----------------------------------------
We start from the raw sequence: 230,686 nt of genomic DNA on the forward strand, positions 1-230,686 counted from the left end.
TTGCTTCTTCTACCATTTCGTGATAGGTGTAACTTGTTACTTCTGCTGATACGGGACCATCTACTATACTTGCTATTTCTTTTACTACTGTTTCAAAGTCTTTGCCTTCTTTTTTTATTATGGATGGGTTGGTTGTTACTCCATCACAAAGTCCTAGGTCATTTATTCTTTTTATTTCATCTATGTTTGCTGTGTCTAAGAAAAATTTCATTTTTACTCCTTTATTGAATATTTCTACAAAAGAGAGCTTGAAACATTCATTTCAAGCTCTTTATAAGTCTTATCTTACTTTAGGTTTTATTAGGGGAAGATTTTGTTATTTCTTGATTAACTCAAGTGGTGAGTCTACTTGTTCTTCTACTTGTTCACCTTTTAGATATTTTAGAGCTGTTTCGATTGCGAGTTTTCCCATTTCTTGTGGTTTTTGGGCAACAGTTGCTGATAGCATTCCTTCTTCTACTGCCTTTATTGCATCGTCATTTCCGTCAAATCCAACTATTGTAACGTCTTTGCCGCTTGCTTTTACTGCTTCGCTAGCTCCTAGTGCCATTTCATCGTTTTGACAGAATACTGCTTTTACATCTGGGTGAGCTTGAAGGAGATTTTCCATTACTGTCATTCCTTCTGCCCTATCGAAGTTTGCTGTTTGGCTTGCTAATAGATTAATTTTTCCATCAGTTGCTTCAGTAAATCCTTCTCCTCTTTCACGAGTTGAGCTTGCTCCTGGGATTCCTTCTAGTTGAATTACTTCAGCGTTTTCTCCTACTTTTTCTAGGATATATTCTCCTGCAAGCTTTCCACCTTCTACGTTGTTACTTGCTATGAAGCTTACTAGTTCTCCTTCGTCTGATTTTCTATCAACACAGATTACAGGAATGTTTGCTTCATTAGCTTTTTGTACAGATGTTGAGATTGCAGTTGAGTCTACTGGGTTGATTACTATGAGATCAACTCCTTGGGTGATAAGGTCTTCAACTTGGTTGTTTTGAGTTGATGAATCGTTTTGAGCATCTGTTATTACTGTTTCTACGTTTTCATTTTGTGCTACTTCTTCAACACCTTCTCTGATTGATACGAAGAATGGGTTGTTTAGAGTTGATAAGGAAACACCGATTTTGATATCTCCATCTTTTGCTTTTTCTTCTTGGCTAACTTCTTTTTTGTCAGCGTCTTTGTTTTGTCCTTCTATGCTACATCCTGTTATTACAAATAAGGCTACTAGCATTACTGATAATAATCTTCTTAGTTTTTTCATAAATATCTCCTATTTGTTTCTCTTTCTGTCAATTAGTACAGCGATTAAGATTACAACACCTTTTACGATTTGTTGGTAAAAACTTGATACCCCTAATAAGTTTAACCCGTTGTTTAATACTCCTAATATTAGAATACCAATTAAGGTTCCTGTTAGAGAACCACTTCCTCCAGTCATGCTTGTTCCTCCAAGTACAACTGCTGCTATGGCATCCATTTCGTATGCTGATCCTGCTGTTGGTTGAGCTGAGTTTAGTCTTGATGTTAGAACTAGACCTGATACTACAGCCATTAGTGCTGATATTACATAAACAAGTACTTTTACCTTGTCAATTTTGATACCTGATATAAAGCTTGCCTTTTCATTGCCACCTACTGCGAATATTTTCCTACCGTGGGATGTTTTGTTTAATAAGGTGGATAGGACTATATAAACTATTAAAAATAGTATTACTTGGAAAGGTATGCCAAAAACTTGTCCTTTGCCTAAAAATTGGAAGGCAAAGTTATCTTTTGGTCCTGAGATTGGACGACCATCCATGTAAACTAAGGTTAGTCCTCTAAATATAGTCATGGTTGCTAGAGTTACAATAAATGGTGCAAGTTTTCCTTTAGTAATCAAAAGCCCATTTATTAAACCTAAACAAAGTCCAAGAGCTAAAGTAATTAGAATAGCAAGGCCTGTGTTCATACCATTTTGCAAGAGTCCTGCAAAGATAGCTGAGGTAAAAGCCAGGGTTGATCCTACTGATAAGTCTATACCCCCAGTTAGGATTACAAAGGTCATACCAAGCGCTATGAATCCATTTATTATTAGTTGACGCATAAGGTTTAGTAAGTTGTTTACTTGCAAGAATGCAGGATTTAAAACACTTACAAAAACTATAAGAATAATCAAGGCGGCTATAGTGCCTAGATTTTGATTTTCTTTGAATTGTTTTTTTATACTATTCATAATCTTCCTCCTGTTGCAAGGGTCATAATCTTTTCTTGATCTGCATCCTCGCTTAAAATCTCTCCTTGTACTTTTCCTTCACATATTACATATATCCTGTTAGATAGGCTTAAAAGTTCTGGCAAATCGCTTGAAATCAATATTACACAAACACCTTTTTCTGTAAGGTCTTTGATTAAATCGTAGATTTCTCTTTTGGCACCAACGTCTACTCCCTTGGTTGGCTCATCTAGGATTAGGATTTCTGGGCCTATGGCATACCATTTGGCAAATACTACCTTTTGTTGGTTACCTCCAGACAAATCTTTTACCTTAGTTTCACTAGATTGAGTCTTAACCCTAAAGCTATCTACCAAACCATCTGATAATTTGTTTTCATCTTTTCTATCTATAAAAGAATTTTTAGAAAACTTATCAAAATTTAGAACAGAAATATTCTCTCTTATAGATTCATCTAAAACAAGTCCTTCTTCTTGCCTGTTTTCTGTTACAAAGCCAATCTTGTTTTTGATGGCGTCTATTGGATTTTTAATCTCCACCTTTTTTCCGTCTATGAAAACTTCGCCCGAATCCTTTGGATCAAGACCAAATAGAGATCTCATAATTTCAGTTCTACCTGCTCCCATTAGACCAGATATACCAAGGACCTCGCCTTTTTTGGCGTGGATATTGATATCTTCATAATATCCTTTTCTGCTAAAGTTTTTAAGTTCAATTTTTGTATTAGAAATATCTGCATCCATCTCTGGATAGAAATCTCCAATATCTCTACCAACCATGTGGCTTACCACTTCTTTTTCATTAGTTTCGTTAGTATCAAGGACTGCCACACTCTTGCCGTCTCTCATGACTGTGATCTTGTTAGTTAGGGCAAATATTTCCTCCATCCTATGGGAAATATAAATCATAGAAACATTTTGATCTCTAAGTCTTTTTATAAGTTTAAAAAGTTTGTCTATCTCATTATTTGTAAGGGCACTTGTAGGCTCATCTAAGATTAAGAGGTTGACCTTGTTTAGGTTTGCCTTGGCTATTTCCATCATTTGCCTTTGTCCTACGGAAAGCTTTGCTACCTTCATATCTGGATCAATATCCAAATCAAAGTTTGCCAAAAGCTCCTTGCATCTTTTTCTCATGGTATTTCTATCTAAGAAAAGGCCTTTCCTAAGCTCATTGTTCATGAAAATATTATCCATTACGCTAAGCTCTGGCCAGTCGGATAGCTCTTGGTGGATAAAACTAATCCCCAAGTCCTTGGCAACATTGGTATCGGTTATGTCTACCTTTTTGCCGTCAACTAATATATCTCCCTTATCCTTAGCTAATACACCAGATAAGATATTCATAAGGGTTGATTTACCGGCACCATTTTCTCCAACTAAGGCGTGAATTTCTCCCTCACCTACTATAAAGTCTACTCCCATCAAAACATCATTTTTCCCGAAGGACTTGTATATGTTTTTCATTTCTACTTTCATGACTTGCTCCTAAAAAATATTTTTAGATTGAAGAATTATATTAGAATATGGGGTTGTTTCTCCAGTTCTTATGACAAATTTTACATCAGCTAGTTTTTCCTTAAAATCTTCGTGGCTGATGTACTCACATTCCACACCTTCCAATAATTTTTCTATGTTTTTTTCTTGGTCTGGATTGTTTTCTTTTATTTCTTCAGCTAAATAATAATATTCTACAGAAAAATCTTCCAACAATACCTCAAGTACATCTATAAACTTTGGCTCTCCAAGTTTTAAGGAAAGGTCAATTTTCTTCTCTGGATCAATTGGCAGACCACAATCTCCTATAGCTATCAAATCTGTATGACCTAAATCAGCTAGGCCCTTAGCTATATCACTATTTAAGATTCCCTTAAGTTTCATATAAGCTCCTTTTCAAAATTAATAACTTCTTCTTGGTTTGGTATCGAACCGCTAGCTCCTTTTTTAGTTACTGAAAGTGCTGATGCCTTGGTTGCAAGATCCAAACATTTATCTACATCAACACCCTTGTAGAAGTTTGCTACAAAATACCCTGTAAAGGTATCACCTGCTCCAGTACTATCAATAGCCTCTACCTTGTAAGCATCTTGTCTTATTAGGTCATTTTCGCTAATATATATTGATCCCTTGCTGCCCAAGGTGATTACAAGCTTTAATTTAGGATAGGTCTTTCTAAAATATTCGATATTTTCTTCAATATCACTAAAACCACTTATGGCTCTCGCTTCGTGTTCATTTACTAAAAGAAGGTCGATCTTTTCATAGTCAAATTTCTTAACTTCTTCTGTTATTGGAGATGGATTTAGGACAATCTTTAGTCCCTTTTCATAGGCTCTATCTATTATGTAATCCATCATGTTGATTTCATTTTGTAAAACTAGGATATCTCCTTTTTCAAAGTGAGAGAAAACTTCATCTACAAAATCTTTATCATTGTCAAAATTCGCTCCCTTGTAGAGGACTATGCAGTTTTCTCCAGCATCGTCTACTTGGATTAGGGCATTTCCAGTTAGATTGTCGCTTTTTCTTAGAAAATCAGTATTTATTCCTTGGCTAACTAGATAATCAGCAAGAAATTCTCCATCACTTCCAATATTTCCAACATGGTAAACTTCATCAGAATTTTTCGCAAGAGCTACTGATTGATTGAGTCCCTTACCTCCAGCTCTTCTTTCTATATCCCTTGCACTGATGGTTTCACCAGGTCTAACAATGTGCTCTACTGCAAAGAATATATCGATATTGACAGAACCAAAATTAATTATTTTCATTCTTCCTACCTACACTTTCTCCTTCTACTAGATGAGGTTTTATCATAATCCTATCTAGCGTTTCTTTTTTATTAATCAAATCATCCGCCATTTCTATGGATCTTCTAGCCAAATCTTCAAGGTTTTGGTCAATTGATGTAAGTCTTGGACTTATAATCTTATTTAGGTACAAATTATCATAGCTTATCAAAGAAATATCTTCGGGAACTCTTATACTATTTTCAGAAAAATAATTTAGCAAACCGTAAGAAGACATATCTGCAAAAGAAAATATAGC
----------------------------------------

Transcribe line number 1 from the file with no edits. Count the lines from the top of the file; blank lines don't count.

We start from the raw sequence: 230,686 nt of genomic DNA on the forward strand, positions 1-230,686 counted from the left end.